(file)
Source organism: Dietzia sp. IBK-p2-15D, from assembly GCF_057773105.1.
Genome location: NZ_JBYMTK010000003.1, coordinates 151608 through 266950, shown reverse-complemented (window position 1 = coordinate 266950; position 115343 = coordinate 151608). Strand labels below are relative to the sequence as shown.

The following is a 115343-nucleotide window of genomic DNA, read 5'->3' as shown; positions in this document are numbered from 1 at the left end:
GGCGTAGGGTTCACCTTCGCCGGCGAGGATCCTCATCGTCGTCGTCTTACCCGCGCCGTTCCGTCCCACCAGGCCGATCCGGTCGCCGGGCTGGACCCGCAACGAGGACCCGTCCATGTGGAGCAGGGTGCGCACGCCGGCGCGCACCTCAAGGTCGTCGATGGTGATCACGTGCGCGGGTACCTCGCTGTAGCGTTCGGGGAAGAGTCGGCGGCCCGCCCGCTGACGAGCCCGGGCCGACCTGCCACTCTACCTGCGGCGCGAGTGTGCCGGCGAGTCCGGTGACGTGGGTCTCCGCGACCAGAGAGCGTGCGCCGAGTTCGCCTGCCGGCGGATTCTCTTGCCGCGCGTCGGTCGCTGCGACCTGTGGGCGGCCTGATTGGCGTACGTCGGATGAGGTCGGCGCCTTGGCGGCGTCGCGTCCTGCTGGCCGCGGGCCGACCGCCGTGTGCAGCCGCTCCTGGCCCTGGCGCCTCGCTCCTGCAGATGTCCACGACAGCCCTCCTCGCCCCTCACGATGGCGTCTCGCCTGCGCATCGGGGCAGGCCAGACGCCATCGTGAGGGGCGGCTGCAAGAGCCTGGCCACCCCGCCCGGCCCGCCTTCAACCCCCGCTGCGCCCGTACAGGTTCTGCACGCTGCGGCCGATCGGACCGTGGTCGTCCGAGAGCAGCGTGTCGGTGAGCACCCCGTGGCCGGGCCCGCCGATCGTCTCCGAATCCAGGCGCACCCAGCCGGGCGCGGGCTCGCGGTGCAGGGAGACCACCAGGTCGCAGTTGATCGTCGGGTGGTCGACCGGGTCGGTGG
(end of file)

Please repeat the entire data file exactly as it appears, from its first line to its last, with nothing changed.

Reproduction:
Source organism: Dietzia sp. IBK-p2-15D, from assembly GCF_057773105.1.
Genome location: NZ_JBYMTK010000003.1, coordinates 151608 through 266950, shown reverse-complemented (window position 1 = coordinate 266950; position 115343 = coordinate 151608). Strand labels below are relative to the sequence as shown.

The following is a 115343-nucleotide window of genomic DNA, read 5'->3' as shown; positions in this document are numbered from 1 at the left end:
GGCGTAGGGTTCACCTTCGCCGGCGAGGATCCTCATCGTCGTCGTCTTACCCGCGCCGTTCCGTCCCACCAGGCCGATCCGGTCGCCGGGCTGGACCCGCAACGAGGACCCGTCCATGTGGAGCAGGGTGCGCACGCCGGCGCGCACCTCAAGGTCGTCGATGGTGATCACGTGCGCGGGTACCTCGCTGTAGCGTTCGGGGAAGAGTCGGCGGCCCGCCCGCTGACGAGCCCGGGCCGACCTGCCACTCTACCTGCGGCGCGAGTGTGCCGGCGAGTCCGGTGACGTGGGTCTCCGCGACCAGAGAGCGTGCGCCGAGTTCGCCTGCCGGCGGATTCTCTTGCCGCGCGTCGGTCGCTGCGACCTGTGGGCGGCCTGATTGGCGTACGTCGGATGAGGTCGGCGCCTTGGCGGCGTCGCGTCCTGCTGGCCGCGGGCCGACCGCCGTGTGCAGCCGCTCCTGGCCCTGGCGCCTCGCTCCTGCAGATGTCCACGACAGCCCTCCTCGCCCCTCACGATGGCGTCTCGCCTGCGCATCGGGGCAGGCCAGACGCCATCGTGAGGGGCGGCTGCAAGAGCCTGGCCACCCCGCCCGGCCCGCCTTCAACCCCCGCTGCGCCCGTACAGGTTCTGCACGCTGCGGCCGATCGGACCGTGGTCGTCCGAGAGCAGCGTGTCGGTGAGCACCCCGTGGCCGGGCCCGCCGATCGTCTCCGAATCCAGGCGCACCCAGCCGGGCGCGGGCTCGCGGTGCAGGGAGACCACCAGGTCGCAGTTGATCGTCGGGTGGTCGACCGGGTCGGTGG